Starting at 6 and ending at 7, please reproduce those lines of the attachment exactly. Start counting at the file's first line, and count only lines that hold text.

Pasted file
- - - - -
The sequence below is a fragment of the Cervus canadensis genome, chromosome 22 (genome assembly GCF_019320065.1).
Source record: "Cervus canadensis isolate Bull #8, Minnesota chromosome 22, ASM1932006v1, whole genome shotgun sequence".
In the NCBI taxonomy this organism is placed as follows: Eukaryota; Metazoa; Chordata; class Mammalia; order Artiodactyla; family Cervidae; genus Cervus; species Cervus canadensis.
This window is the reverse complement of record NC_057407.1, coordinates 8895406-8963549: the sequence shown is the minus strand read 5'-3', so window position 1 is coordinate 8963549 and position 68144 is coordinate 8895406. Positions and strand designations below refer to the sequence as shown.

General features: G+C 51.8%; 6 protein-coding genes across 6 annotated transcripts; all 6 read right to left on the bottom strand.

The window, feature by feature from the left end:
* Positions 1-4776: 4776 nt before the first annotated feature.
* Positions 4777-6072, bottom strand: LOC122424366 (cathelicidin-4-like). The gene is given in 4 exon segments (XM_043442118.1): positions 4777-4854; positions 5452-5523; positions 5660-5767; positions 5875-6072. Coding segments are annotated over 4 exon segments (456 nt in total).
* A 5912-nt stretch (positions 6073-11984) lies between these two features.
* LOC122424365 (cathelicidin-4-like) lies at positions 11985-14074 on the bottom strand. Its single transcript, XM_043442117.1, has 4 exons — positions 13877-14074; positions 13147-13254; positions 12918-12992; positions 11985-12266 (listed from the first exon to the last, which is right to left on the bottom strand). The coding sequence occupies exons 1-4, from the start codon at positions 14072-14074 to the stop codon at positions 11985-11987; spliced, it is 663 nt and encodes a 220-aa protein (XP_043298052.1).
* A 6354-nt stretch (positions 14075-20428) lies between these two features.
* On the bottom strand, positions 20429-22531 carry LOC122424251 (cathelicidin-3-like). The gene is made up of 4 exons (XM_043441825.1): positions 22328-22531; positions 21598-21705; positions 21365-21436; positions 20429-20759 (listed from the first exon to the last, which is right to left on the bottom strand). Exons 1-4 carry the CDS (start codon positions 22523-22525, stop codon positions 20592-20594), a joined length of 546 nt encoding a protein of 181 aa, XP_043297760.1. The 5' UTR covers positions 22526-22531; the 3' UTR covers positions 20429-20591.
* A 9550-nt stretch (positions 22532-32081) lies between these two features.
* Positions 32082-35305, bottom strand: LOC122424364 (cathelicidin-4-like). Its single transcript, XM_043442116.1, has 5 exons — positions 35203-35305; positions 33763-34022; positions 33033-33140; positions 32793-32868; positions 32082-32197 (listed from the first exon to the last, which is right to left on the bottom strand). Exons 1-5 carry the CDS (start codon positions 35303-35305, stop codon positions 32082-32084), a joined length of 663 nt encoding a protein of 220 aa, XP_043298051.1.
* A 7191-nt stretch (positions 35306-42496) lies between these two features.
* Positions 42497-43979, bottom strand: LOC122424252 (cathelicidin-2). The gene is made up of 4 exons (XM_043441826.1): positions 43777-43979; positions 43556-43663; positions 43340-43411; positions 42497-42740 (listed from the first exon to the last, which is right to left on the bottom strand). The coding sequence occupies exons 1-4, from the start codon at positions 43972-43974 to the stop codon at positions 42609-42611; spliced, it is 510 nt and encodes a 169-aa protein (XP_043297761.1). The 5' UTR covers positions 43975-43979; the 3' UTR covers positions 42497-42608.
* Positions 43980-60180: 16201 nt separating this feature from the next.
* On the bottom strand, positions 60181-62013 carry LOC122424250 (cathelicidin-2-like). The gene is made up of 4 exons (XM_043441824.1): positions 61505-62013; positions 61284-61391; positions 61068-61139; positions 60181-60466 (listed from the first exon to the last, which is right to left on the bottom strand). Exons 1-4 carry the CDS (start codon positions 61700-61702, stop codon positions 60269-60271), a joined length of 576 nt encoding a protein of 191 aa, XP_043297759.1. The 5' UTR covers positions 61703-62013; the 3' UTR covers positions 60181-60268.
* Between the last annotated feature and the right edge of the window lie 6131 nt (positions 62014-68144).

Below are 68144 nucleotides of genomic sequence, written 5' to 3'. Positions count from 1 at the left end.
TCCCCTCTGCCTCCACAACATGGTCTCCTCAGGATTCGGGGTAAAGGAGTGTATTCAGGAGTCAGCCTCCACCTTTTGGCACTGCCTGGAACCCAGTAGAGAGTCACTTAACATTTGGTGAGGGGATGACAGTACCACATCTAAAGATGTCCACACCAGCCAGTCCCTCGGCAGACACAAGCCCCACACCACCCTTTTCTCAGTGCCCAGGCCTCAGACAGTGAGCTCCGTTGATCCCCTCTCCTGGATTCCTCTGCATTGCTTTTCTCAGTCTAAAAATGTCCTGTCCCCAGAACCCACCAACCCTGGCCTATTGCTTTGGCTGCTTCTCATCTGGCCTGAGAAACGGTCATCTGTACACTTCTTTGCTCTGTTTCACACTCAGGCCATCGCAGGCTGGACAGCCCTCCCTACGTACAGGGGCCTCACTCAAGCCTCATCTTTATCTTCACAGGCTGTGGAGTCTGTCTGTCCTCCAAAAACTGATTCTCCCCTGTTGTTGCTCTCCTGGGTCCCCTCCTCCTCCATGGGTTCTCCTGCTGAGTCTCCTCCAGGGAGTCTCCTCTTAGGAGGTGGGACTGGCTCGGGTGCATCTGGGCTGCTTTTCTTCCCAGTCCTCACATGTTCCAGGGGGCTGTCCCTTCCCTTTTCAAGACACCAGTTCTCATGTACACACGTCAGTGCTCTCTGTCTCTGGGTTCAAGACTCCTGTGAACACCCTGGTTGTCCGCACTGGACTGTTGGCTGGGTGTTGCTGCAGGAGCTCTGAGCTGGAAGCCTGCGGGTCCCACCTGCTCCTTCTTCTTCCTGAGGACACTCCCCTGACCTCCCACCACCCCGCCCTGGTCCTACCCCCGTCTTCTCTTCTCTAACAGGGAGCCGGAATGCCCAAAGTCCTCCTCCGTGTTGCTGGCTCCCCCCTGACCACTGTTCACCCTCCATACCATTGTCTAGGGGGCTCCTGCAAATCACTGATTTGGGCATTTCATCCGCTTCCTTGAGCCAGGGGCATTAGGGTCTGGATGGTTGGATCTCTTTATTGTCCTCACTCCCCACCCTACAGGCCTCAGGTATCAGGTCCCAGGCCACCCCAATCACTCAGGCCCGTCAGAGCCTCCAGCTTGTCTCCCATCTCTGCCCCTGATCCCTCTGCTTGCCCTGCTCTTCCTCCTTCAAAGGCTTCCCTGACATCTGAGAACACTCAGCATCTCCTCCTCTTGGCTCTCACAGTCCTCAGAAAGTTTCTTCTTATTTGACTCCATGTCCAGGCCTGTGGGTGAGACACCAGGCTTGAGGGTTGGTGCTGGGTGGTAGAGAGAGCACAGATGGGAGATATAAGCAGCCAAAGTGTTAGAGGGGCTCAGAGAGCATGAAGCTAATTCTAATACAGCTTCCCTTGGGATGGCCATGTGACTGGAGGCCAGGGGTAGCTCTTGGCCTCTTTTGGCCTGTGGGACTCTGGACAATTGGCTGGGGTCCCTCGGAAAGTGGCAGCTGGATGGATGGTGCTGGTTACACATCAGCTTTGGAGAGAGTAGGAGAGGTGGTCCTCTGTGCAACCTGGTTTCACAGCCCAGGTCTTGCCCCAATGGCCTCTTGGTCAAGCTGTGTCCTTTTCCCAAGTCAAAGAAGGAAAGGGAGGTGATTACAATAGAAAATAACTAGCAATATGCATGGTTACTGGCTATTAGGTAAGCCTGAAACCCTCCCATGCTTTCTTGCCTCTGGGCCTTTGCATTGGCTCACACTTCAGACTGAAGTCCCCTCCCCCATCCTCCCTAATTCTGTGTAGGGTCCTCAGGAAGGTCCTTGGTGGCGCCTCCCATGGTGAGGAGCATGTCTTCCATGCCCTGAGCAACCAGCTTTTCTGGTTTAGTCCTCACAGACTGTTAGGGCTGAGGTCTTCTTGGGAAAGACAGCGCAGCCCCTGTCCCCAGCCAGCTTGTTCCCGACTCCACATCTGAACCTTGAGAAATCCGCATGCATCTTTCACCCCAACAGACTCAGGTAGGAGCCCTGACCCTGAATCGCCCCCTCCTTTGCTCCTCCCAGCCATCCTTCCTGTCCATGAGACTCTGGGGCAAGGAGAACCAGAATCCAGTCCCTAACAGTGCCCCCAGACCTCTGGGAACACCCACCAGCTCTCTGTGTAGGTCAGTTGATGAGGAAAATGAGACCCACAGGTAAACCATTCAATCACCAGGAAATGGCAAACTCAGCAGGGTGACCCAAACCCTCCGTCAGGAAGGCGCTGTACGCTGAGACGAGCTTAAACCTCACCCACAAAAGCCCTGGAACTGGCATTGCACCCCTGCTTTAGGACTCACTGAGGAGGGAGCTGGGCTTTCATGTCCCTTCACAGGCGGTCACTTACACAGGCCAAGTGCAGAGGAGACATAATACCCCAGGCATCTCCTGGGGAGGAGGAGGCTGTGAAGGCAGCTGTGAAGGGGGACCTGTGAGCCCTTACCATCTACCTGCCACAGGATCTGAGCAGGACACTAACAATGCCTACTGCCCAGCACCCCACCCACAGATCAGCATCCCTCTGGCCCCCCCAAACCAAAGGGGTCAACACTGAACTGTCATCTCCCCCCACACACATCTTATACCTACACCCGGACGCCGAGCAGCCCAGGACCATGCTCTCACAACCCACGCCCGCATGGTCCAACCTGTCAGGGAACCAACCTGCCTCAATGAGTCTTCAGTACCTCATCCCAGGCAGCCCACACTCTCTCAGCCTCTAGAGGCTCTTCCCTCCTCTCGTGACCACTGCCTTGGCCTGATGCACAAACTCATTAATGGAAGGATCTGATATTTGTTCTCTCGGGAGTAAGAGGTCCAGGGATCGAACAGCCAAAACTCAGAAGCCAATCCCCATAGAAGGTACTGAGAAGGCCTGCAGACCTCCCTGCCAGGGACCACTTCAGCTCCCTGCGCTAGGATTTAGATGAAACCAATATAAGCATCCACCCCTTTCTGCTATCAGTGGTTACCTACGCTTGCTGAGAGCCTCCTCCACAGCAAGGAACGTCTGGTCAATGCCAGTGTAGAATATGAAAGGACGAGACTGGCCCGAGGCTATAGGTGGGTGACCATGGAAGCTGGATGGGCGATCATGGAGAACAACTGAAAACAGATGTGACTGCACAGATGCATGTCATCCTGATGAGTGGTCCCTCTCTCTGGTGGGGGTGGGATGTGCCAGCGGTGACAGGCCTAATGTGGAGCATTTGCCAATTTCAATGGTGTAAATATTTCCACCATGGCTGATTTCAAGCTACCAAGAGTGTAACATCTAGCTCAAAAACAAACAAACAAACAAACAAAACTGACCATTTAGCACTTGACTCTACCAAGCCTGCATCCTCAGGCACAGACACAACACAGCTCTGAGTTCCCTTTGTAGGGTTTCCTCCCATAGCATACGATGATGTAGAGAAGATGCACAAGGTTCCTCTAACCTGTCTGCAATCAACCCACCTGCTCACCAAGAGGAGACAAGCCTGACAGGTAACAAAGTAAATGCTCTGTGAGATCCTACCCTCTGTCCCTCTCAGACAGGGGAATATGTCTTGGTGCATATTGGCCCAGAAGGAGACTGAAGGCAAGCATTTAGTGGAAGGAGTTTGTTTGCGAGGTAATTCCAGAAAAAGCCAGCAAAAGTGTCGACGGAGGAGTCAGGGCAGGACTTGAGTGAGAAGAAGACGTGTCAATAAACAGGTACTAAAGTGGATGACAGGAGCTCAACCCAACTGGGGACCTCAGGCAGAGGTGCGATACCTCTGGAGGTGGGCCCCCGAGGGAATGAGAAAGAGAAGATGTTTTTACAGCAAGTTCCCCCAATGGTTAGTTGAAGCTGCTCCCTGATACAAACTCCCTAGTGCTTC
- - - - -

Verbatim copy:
The window, feature by feature from the left end:
* Positions 1-4776: 4776 nt before the first annotated feature.